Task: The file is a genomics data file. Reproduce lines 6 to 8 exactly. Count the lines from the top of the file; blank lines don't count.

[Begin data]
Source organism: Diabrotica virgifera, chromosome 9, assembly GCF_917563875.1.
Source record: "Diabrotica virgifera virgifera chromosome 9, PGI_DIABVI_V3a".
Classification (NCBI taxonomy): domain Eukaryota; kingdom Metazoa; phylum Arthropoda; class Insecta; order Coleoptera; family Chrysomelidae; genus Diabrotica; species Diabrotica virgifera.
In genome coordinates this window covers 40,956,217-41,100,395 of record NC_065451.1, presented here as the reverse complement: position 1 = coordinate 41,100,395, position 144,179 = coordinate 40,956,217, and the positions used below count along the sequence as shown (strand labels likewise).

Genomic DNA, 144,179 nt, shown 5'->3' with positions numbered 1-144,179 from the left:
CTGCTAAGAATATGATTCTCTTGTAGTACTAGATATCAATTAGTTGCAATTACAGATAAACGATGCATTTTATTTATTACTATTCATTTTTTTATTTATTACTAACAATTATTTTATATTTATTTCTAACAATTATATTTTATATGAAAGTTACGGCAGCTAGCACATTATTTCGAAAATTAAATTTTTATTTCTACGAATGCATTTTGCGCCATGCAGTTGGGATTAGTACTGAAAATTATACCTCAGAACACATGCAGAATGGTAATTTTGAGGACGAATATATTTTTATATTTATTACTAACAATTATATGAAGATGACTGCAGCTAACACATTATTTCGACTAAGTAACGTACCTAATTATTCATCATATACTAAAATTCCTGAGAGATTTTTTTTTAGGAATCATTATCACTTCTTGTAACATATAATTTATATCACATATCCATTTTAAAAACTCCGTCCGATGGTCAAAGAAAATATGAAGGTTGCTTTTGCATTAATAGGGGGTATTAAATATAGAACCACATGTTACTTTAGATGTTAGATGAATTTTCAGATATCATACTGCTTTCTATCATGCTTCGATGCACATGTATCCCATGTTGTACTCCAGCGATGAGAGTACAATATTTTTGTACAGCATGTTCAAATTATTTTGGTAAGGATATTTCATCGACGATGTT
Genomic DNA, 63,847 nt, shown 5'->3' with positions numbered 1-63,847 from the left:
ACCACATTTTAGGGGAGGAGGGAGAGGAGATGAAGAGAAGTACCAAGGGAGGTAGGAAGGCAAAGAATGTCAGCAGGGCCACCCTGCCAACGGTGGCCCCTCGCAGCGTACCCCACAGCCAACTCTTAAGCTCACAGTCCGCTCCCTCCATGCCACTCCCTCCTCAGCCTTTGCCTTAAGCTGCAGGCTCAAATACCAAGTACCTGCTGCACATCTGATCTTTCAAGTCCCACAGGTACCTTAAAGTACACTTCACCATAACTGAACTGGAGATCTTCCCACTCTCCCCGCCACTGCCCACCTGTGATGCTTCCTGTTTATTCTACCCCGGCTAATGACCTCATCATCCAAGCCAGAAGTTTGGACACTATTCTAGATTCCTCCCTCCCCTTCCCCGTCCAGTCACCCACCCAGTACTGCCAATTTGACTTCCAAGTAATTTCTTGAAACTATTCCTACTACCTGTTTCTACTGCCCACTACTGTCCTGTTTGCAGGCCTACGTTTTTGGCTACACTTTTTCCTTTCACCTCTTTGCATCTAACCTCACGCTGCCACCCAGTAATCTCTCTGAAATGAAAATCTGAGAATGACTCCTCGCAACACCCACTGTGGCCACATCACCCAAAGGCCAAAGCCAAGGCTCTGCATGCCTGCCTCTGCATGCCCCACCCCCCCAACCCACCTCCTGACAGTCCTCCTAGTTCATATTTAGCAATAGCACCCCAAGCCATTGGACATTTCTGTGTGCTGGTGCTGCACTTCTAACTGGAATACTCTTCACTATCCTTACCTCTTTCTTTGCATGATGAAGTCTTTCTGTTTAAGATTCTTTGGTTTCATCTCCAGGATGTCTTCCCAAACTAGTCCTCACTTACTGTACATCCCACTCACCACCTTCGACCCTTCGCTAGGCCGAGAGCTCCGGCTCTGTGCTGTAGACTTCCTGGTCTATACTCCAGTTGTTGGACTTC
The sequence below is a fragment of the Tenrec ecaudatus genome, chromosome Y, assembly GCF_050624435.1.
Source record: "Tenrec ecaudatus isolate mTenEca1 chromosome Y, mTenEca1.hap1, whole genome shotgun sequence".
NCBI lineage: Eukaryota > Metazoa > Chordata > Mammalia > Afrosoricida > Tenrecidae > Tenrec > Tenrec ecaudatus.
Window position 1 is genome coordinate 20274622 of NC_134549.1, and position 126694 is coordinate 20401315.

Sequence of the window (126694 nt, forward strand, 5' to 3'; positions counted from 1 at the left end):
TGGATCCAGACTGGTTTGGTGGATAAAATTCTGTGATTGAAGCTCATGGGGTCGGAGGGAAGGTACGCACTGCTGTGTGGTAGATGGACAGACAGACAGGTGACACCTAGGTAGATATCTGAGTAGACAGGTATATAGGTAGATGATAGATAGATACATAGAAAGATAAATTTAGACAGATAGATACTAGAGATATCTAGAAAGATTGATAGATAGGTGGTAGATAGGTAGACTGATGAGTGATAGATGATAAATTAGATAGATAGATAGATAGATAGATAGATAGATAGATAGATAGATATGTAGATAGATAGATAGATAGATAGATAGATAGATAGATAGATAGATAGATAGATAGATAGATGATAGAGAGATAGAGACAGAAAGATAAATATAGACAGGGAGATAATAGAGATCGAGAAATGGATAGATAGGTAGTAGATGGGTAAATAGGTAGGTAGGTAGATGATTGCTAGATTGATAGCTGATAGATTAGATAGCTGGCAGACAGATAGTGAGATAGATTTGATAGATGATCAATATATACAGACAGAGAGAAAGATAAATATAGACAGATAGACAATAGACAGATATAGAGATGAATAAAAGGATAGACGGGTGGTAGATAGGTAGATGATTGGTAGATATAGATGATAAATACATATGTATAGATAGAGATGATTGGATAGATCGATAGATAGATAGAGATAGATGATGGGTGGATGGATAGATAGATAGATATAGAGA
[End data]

CTGCTAAGAATATGATTCTCTTGTAGTACTAGATATCAATTAGTTGCAATTACAGATAAACGATGCATTTTATTTATTACTATTCATTTTTTTATTTATTACTAACAATTATTTTATATTTATTTCTAACAATTATATTTTATATGAAAGTTACGGCAGCTAGCACATTATTTCGAAAATTAAATTTTTATTTCTACGAATGCATTTTGCGCCATGCAGTTGGGATTAGTACTGAAAATTATACCTCAGAACACATGCAGAATGGTAATTTTGAGGACGAATATATTTTTATATTTATTACTAACAATTATATGAAGATGACTGCAGCTAACACATTATTTCGACTAAGTAACGTACCTAATTATTCATCATATACTAAAATTCCTGAGAGATTTTTTTTTAGGAATCATTATCACTTCTTGTAACATATAATTTATATCACATATCCATTTTAAAAACTCCGTCCGATGGTCAAAGAAAATATGAAGGTTGCTTTTGCATTAATAGGGGGTATTAAATATAGAACCACATGTTACTTTAGATGTTAGATGAATTTTCAGATATCATACTGCTTTCTATCATGCTTCGATGCACATGTATCCCATGTTGTACTCCAGCGATGAGAGTACAATATTTTTGTACAGCATGTTCAAATTATTTTGGTAAGGATATTTCATCGACGATGTT
Genomic DNA, 63,847 nt, shown 5'->3' with positions numbered 1-63,847 from the left:
ACCACATTTTAGGGGAGGAGGGAGAGGAGATGAAGAGAAGTACCAAGGGAGGTAGGAAGGCAAAGAATGTCAGCAGGGCCACCCTGCCAACGGTGGCCCCTCGCAGCGTACCCCACAGCCAACTCTTAAGCTCACAGTCCGCTCCCTCCATGCCACTCCCTCCTCAGCCTTTGCCTTAAGCTGCAGGCTCAAATACCAAGTACCTGCTGCACATCTGATCTTTCAAGTCCCACAGGTACCTTAAAGTACACTTCACCATAACTGAACTGGAGATCTTCCCACTCTCCCCGCCACTGCCCACCTGTGATGCTTCCTGTTTATTCTACCCCGGCTAATGACCTCATCATCCAAGCCAGAAGTTTGGACACTATTCTAGATTCCTCCCTCCCCTTCCCCGTCCAGTCACCCACCCAGTACTGCCAATTTGACTTCCAAGTAATTTCTTGAAACTATTCCTACTACCTGTTTCTACTGCCCACTACTGTCCTGTTTGCAGGCCTACGTTTTTGGCTACACTTTTTCCTTTCACCTCTTTGCATCTAACCTCACGCTGCCACCCAGTAATCTCTCTGAAATGAAAATCTGAGAATGACTCCTCGCAACACCCACTGTGGCCACATCACCCAAAGGCCAAAGCCAAGGCTCTGCATGCCTGCCTCTGCATGCCCCACCCCCCCAACCCACCTCCTGACAGTCCTCCTAGTTCATATTTAGCAATAGCACCCCAAGCCATTGGACATTTCTGTGTGCTGGTGCTGCACTTCTAACTGGAATACTCTTCACTATCCTTACCTCTTTCTTTGCATGATGAAGTCTTTCTGTTTAAGATTCTTTGGTTTCATCTCCAGGATGTCTTCCCAAACTAGTCCTCACTTACTGTACATCCCACTCACCACCTTCGACCCTTCGCTAGGCCGAGAGCTCCGGCTCTGTGCTGTAGACTTCCTGGTCTATACTCCAGTTGTTGGACTTC